The Bank of Montreal has reported improved net earnings and revenue for the third quarter that beat analysts' expectations while Scotiabank has increased its quarterly dividend by two cents to 62 cents per share even as the bank reported a decline in third-quarter net income and a slight rise in revenue.

The two banks were the first to report their third-quarter earnings Tuesday. The Royal Bank, Toronto-Dominion Bank and CIBC were expected to report their results on Thursday.

BMO, which left its dividend unchanged, said net income was $1.137 billion, or $1.68 cents per share, up from $970 million, or $1.42 per share, in the same period a year ago.

Revenue rose to $4.05 billion from $3.88 billion.

Adjusted net income was $1.136 billion, or $1.68 cents per share, versus $1.013 billion, or $1.49 cents per share, a year ago.

Analysts surveyed by Thomson Reuters were expecting $1.52 in adjusted earnings per share and revenue of $3.96 billion.

'Disciplined growth strategy'

Provisions for credit losses fell to $77 million from $237 million a year ago, with adjusted provisions for credit losses declining to $13 million from $116 million.

BMO has been focusing on cost controls to help weather the recent wave of sluggish consumer lending, and president and CEO Bill Downe said the third-quarter results "reflect the benefits of our disciplined growth strategy."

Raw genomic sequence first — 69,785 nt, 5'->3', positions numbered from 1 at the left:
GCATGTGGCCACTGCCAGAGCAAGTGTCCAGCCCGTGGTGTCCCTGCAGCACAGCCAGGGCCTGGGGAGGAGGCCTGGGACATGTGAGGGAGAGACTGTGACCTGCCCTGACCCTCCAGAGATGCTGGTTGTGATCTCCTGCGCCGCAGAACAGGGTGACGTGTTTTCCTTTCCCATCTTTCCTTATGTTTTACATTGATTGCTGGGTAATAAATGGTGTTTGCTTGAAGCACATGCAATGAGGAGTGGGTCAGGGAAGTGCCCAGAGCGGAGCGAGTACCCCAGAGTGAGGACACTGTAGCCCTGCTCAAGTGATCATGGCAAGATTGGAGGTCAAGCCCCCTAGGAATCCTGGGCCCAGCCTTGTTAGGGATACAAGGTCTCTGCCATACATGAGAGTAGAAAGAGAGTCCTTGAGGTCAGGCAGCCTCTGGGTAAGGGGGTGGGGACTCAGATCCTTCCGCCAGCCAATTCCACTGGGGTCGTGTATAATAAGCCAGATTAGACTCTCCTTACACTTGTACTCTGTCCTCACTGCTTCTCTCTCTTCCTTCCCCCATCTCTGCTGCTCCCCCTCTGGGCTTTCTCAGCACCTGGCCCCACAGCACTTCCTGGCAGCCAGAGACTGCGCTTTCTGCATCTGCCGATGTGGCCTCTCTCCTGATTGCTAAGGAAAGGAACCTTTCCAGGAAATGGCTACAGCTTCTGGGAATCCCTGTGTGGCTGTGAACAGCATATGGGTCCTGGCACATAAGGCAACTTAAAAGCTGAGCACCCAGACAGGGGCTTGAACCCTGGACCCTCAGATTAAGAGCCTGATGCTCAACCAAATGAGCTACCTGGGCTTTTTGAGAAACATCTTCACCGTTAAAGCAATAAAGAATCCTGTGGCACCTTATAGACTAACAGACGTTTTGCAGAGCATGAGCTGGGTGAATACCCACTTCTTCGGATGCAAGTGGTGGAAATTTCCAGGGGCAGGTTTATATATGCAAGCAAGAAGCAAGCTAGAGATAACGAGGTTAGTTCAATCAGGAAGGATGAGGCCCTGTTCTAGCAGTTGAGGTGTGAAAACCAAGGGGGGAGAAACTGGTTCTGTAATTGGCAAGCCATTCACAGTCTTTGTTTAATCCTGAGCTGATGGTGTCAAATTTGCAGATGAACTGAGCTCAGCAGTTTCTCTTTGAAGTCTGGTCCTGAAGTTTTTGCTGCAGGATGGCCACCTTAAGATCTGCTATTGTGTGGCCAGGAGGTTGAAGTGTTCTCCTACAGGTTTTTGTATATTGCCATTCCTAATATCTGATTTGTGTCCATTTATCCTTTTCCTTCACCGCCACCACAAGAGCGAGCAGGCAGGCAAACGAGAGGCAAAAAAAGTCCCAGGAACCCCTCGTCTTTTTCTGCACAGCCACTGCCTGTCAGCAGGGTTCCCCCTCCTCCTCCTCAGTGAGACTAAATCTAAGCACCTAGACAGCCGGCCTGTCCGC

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"Canadian retail businesses were particularly strong in the quarter with both personal and commercial banking … and traditional wealth earnings reaching new highs," he said.

"Looking forward, we see opportunities for growth in each of our businesses in an improving North American economy led by the United States, and this gives us confidence we're well positioned heading into 2014.

The bank has more than 46,000 employees across its North American operations, which include retail banking, wealth management and investment banking, as well as the Chicago-based Harris Bank subsidiary.

BMO shares added 27 cents to $66.05.

Scotia Plaza sale boosts Scotiabank earnings

Scotiabank, meanwhile, said net income in the quarter was $1.768 billion, or $1.37 per diluted share, compared with net income of $2.051 billion, or $1.69 per diluted share, in the same period a year earlier.

Revenue rose to $5.52 billion from $5.51 billion, and the bank raised its quarterly divided by two cents to 62 cents per share.

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Canada's most international bank noted that last year's results benefited from an after-tax gain of $614 million on the sale of Scotia Plaza in Toronto, equivalent to 53 cents per share.

The most recent quarter included a net benefit of seven cents per share related to non-recurring items in international banking, including a gain on the sale of a subsidiary by an associated corporation.

Scotiabank says that adjusting for both these items, diluted earnings per share grew 12 per cent.

Scotiabank stock fell 98 cents or 1.67 per cent to $57.71.

National Bank analyst Peter Routledge said the results were close to what he expected, but international operations fell short of expectations.

"It wasn't like it was a disaster," he said. "It was a good quarter, but a lot less good than we had hoped."